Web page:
A pilot randomized trial of levator injections versus physical therapy for treatment of pelvic floor myalgia and sexual pain

This study’s objective was to determine the effects of pelvic floor physical therapy (PT) and levator-directed trigger-point injections (LTPI) on sexual function and levator-related pelvic pain. Twenty-nine women completed the study (17 had PT, 12 had LTPI). Both groups reported decreased vaginal pain: mean NRS change from baseline of 4.47 [standard deviation (SD) 2.12) for PT and 4.67 (SD 1.72) for LTPI (p = 0.8)]. A >50% improvement in NRS was recorded among 59% of women receiving PT and 58% receiving LTPI (p = 1.0). Consistent with NRS scores, mean PGI-I score was 2.50 (SD 1.17) for PT and 2.17 (SD 1.01) for LTPI (p = 0.5). Mean change in FSFI favored PT [PT +8.87 (SD 5.60), LTPI +4.00 (SD 5.24), p = 0.04], reflecting improvement in the sexual pain domain favoring PT (p = 0.02). However, the time in weeks to effect improvement favored LTPI if controlling for the degree of change in NRS (p = 0.01) and FSFI (p = 0.01).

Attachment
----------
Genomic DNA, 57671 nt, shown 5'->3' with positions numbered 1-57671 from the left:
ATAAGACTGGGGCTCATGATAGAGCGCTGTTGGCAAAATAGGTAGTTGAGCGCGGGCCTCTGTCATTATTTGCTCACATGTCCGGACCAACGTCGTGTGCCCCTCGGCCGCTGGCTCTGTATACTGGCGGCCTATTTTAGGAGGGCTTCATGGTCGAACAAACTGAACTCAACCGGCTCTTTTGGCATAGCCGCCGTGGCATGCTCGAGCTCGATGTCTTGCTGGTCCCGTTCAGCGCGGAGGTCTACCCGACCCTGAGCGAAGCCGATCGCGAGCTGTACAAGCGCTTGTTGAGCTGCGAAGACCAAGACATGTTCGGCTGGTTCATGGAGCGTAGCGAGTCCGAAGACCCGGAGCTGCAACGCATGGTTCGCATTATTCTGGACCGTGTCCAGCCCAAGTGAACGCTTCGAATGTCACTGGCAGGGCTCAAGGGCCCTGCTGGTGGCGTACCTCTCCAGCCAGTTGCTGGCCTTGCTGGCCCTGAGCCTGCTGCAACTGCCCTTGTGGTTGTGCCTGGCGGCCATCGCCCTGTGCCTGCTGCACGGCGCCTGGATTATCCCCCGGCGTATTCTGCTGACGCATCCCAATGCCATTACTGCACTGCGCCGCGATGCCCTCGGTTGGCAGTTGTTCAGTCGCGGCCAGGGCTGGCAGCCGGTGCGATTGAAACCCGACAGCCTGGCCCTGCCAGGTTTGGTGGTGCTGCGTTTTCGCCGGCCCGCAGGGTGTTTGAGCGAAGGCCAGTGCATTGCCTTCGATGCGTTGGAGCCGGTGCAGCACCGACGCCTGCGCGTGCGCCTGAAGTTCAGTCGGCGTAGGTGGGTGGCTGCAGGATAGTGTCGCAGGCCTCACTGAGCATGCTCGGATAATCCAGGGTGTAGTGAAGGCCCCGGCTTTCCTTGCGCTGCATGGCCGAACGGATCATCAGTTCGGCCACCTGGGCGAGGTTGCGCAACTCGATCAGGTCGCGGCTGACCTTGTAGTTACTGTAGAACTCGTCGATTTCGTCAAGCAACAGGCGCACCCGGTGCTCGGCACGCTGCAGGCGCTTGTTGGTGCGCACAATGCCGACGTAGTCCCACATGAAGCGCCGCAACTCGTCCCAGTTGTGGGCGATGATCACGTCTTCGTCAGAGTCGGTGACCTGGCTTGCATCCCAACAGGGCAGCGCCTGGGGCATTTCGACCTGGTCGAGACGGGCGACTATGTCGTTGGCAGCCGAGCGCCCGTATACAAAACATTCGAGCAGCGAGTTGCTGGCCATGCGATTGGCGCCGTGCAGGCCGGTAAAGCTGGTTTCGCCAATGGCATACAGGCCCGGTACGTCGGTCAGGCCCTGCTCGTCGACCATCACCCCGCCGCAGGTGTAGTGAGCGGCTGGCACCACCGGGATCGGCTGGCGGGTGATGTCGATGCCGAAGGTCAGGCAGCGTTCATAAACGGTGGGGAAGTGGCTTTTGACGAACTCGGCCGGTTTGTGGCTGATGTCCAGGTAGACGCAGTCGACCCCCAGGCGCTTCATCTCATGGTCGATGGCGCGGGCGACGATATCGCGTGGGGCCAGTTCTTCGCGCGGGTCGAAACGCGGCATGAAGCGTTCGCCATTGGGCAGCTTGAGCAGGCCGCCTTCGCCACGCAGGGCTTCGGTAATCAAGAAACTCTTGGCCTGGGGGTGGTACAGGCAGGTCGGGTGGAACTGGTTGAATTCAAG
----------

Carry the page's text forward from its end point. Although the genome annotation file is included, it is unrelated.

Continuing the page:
Vaginal myalgia and sex-related pain improved with pelvic floor PT and LTPI. Time-to-effect improvement and significance of therapy are dependent on the type of treatment.

Neck Pain

Out of all 291 conditions studied in the Global Burden of Disease 2010 Study, neck pain ranked 4th highest in terms of disability and 21st in terms of overall burden.

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